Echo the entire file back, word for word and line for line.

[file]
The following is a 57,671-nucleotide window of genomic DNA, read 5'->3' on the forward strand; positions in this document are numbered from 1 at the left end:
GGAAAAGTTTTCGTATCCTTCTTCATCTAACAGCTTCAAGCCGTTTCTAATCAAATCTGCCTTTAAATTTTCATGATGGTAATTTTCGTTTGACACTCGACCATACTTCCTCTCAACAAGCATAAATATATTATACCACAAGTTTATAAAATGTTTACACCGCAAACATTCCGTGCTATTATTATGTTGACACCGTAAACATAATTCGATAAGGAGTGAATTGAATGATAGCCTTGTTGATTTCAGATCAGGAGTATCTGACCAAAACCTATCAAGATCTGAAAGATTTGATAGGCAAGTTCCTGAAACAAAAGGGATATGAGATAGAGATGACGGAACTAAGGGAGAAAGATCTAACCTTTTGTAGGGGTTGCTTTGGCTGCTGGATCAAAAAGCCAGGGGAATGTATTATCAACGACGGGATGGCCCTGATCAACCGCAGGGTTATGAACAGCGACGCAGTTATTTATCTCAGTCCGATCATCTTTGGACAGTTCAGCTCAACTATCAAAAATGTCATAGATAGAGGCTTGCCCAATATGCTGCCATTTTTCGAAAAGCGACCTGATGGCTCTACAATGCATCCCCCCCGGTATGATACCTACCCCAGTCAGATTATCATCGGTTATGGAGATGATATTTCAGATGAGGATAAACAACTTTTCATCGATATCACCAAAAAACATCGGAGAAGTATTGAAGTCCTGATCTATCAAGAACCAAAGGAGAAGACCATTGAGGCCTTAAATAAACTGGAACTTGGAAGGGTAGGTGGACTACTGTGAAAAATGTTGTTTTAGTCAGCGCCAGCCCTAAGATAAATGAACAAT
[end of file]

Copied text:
The following is a 57,671-nucleotide window of genomic DNA, read 5'->3' on the forward strand; positions in this document are numbered from 1 at the left end:
GGAAAAGTTTTCGTATCCTTCTTCATCTAACAGCTTCAAGCCGTTTCTAATCAAATCTGCCTTTAAATTTTCATGATGGTAATTTTCGTTTGACACTCGACCATACTTCCTCTCAACAAGCATAAATATATTATACCACAAGTTTATAAAATGTTTACACCGCAAACATTCCGTGCTATTATTATGTTGACACCGTAAACATAATTCGATAAGGAGTGAATTGAATGATAGCCTTGTTGATTTCAGATCAGGAGTATCTGACCAAAACCTATCAAGATCTGAAAGATTTGATAGGCAAGTTCCTGAAACAAAAGGGATATGAGATAGAGATGACGGAACTAAGGGAGAAAGATCTAACCTTTTGTAGGGGTTGCTTTGGCTGCTGGATCAAAAAGCCAGGGGAATGTATTATCAACGACGGGATGGCCCTGATCAACCGCAGGGTTATGAACAGCGACGCAGTTATTTATCTCAGTCCGATCATCTTTGGACAGTTCAGCTCAACTATCAAAAATGTCATAGATAGAGGCTTGCCCAATATGCTGCCATTTTTCGAAAAGCGACCTGATGGCTCTACAATGCATCCCCCCCGGTATGATACCTACCCCAGTCAGATTATCATCGGTTATGGAGATGATATTTCAGATGAGGATAAACAACTTTTCATCGATATCACCAAAAAACATCGGAGAAGTATTGAAGTCCTGATCTATCAAGAACCAAAGGAGAAGACCATTGAGGCCTTAAATAAACTGGAACTTGGAAGGGTAGGTGGACTACTGTGAAAAATGTTGTTTTAGTCAGCGCCAGCCCTAAGATAAATGAACAAT